In a court, lying to the judge will get you into big trouble because you’re not just lying to the judge, you’re lying to the State. Similarly, being disrespectful, disobedient, and disruptive during court proceedings can lead to being held in contempt of court. Again, this is because the judge, the jury, and the people involved are representatives of something greater–the rule of law, the State, and society at large.

Leviticus 6 makes it clear that deceiving or sinning against a neighbor is being unfaithful to God. As one pastor put it, “Sin against a neighbor is a sin against God.” Because we are made in the image of God, when we sin against someone else, we are sinning against God’s representative on earth, which is (at least indirectly) an act of rebellion against God’s authority and rule. When I sin against a fellow human being, I deface God’s image in that person. It’s like tagging God’s home with profane graffiti.

God is concerned with how we treat one another. We are called throughout Scripture to love–in fact, Jesus said the second greatest commandment is to “Love your neighbor as yourself” (Mark 12:31). And Paul said that love is “the most excellent way” (1 Corinthians 12:31). Every human being bears the image of God within them. The next time I’m tempted to lose my temper or raise my voice at my wife or kids, I need to pause and imagine that I’m getting ready to yell at Jesus Christ. That’s not to say I won’t discipline my kids or have that uncomfortable conversation with a friend. But how would my tone, my body language, and my attitude differ if I were having that conversation with Christ?

My prayer for the week is that we will find an opportunity to show love for another and if we have disrespected someone else, that we will seek their forgiveness and reconciliation.


Photo by Claire Anderson on Unsplash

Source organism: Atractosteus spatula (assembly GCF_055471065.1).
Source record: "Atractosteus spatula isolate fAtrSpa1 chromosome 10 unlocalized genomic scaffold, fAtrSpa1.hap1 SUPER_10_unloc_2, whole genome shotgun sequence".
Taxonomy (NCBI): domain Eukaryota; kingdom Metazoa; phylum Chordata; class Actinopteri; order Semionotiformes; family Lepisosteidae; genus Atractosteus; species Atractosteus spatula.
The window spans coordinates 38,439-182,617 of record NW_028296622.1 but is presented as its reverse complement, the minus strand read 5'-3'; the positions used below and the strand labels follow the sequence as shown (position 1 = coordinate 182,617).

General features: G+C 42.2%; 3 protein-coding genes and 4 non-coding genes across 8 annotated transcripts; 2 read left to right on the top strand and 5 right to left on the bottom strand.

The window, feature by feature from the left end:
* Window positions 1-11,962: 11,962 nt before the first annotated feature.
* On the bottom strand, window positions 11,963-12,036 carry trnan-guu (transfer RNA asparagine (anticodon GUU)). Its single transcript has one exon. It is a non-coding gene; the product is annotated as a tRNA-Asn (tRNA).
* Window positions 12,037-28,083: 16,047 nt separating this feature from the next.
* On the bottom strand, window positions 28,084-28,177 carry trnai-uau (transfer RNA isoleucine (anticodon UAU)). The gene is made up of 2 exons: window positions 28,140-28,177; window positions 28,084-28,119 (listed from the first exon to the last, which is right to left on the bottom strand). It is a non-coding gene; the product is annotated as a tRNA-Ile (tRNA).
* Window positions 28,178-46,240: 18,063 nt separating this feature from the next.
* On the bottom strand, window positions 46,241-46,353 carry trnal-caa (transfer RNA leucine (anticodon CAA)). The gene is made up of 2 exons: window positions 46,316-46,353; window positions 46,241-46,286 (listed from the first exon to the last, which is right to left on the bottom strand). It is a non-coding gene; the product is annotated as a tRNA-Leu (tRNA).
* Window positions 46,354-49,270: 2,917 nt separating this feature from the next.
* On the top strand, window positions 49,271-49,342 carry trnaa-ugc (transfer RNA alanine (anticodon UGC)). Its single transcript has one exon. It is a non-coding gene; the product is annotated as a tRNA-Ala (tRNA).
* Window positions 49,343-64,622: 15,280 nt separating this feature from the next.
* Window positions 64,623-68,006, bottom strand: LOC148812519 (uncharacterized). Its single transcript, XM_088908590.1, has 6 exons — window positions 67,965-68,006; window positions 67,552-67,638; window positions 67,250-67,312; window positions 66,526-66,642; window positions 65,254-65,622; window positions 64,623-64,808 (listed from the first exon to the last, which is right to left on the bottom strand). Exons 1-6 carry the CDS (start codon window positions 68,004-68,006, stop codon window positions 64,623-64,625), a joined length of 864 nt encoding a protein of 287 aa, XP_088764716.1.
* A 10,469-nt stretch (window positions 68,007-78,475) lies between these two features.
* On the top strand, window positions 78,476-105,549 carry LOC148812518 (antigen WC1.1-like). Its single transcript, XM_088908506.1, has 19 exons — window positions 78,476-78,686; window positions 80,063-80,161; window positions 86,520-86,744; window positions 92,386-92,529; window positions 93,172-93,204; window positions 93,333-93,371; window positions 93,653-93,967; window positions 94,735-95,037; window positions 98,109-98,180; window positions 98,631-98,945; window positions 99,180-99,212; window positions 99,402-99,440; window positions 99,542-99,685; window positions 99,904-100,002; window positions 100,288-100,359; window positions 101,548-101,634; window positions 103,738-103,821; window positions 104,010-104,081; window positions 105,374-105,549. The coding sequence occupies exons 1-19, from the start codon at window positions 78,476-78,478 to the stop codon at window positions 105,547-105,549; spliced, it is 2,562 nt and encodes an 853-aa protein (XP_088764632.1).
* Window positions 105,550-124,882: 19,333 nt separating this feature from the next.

Unintentional Sin

“If any member of the community sins unintentionally… when they realize their guilt and the sin they have committed becomes known…” (Leviticus 4:27-28, NIV).

Sometimes we sin without even realizing it. Maybe as a new believer, we didn’t understand that a certain decision or lifestyle is sinful. Or maybe as a mature Christian, we sin without even thinking about it. Or sometimes, our sin isn’t unintentional. Sometimes even those of us who follow Jesus choose to disobey.

In the sacrificial system laid out in the Book of Leviticus, there is a distinction made between intentional and unintentional sin. What many of us don’t realize, however, is that Leviticus has no sacrifice available for willful, intentional sin. All of the “sin offerings” in Leviticus are for unintentional sin. Thankfully, Christ’s sacrifice is superior to that of bulls and goats, and His blood can even cleanse us from our rebellious hearts!

This phrasing in Leviticus 4, however, is interesting. If someone sins unintentionally, when they realize their guilt, they should come to offer the sin offering. How much unintentional, unrealized sin is in my life? Sin can hinder our relationship with God and our effectiveness in ministry–even sin we’re not aware of!

My prayer for the week is that of David in Psalm 19:

Who can discern their own errors?
Forgive my hidden faults.
Keep Your servant also from willful sins;
may they not rule over me.


Photo by Hunter Newton on Unsplash